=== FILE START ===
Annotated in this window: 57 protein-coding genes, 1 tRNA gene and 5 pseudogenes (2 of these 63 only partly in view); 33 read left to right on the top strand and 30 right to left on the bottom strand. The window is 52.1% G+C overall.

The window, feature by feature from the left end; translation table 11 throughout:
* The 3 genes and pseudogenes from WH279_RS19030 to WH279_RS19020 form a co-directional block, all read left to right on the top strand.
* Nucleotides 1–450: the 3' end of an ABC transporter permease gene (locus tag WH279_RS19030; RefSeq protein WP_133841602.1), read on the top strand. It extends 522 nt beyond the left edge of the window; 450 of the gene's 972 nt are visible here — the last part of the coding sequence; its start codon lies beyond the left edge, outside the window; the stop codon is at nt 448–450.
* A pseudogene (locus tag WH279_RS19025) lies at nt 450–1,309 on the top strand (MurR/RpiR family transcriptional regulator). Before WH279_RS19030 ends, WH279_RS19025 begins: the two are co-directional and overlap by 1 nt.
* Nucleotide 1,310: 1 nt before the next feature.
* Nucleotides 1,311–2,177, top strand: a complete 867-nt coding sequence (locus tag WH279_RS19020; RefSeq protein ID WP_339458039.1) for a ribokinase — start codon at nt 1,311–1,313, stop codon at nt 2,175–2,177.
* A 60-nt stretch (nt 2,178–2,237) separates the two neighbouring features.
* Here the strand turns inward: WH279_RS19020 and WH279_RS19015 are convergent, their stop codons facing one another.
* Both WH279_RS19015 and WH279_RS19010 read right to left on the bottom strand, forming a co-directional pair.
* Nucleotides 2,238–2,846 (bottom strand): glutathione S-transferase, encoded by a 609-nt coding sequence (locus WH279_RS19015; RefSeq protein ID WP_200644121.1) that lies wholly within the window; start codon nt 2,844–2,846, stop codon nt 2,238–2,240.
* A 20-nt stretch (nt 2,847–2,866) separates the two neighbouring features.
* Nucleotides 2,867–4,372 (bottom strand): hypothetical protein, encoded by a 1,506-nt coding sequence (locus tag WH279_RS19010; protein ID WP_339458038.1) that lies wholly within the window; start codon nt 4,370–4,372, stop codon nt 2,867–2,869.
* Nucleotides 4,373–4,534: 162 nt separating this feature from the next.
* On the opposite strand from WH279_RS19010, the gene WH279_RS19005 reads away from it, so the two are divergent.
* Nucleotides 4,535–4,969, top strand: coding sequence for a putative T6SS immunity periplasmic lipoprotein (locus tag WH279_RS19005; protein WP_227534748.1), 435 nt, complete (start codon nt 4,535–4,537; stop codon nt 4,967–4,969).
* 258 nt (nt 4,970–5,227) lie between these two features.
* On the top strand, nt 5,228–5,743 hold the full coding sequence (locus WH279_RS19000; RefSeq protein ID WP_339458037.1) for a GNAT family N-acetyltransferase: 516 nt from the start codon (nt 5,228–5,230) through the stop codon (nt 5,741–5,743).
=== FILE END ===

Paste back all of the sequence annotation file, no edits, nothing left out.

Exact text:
Annotated in this window: 57 protein-coding genes, 1 tRNA gene and 5 pseudogenes (2 of these 63 only partly in view); 33 read left to right on the top strand and 30 right to left on the bottom strand. The window is 52.1% G+C overall.

The window, feature by feature from the left end; translation table 11 throughout:
* The 3 genes and pseudogenes from WH279_RS19030 to WH279_RS19020 form a co-directional block, all read left to right on the top strand.
* Nucleotides 1–450: the 3' end of an ABC transporter permease gene (locus tag WH279_RS19030; RefSeq protein WP_133841602.1), read on the top strand. It extends 522 nt beyond the left edge of the window; 450 of the gene's 972 nt are visible here — the last part of the coding sequence; its start codon lies beyond the left edge, outside the window; the stop codon is at nt 448–450.
* A pseudogene (locus tag WH279_RS19025) lies at nt 450–1,309 on the top strand (MurR/RpiR family transcriptional regulator). Before WH279_RS19030 ends, WH279_RS19025 begins: the two are co-directional and overlap by 1 nt.
* Nucleotide 1,310: 1 nt before the next feature.
* Nucleotides 1,311–2,177, top strand: a complete 867-nt coding sequence (locus tag WH279_RS19020; RefSeq protein ID WP_339458039.1) for a ribokinase — start codon at nt 1,311–1,313, stop codon at nt 2,175–2,177.
* A 60-nt stretch (nt 2,178–2,237) separates the two neighbouring features.
* Here the strand turns inward: WH279_RS19020 and WH279_RS19015 are convergent, their stop codons facing one another.
* Both WH279_RS19015 and WH279_RS19010 read right to left on the bottom strand, forming a co-directional pair.
* Nucleotides 2,238–2,846 (bottom strand): glutathione S-transferase, encoded by a 609-nt coding sequence (locus WH279_RS19015; RefSeq protein ID WP_200644121.1) that lies wholly within the window; start codon nt 2,844–2,846, stop codon nt 2,238–2,240.
* A 20-nt stretch (nt 2,847–2,866) separates the two neighbouring features.
* Nucleotides 2,867–4,372 (bottom strand): hypothetical protein, encoded by a 1,506-nt coding sequence (locus tag WH279_RS19010; protein ID WP_339458038.1) that lies wholly within the window; start codon nt 4,370–4,372, stop codon nt 2,867–2,869.
* Nucleotides 4,373–4,534: 162 nt separating this feature from the next.
* On the opposite strand from WH279_RS19010, the gene WH279_RS19005 reads away from it, so the two are divergent.
* Nucleotides 4,535–4,969, top strand: coding sequence for a putative T6SS immunity periplasmic lipoprotein (locus tag WH279_RS19005; protein WP_227534748.1), 435 nt, complete (start codon nt 4,535–4,537; stop codon nt 4,967–4,969).
* 258 nt (nt 4,970–5,227) lie between these two features.
* On the top strand, nt 5,228–5,743 hold the full coding sequence (locus WH279_RS19000; RefSeq protein ID WP_339458037.1) for a GNAT family N-acetyltransferase: 516 nt from the start codon (nt 5,228–5,230) through the stop codon (nt 5,741–5,743).